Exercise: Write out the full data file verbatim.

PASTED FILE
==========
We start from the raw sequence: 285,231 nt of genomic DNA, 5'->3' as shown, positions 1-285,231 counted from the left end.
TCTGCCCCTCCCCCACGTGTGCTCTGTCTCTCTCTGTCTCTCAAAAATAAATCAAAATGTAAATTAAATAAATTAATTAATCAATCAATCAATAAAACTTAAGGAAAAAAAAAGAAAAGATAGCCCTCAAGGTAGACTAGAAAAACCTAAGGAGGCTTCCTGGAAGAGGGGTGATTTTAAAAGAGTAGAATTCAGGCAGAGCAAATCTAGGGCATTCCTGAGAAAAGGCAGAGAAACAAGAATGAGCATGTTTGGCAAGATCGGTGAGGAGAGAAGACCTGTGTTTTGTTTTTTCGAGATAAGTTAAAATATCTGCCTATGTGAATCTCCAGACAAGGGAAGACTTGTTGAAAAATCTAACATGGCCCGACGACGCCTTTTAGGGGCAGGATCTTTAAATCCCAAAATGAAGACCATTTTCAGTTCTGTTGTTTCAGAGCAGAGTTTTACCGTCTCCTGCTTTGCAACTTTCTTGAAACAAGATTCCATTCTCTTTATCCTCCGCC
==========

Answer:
We start from the raw sequence: 285,231 nt of genomic DNA, 5'->3' as shown, positions 1-285,231 counted from the left end.
TCTGCCCCTCCCCCACGTGTGCTCTGTCTCTCTCTGTCTCTCAAAAATAAATCAAAATGTAAATTAAATAAATTAATTAATCAATCAATCAATAAAACTTAAGGAAAAAAAAAGAAAAGATAGCCCTCAAGGTAGACTAGAAAAACCTAAGGAGGCTTCCTGGAAGAGGGGTGATTTTAAAAGAGTAGAATTCAGGCAGAGCAAATCTAGGGCATTCCTGAGAAAAGGCAGAGAAACAAGAATGAGCATGTTTGGCAAGATCGGTGAGGAGAGAAGACCTGTGTTTTGTTTTTTCGAGATAAGTTAAAATATCTGCCTATGTGAATCTCCAGACAAGGGAAGACTTGTTGAAAAATCTAACATGGCCCGACGACGCCTTTTAGGGGCAGGATCTTTAAATCCCAAAATGAAGACCATTTTCAGTTCTGTTGTTTCAGAGCAGAGTTTTACCGTCTCCTGCTTTGCAACTTTCTTGAAACAAGATTCCATTCTCTTTATCCTCCGCC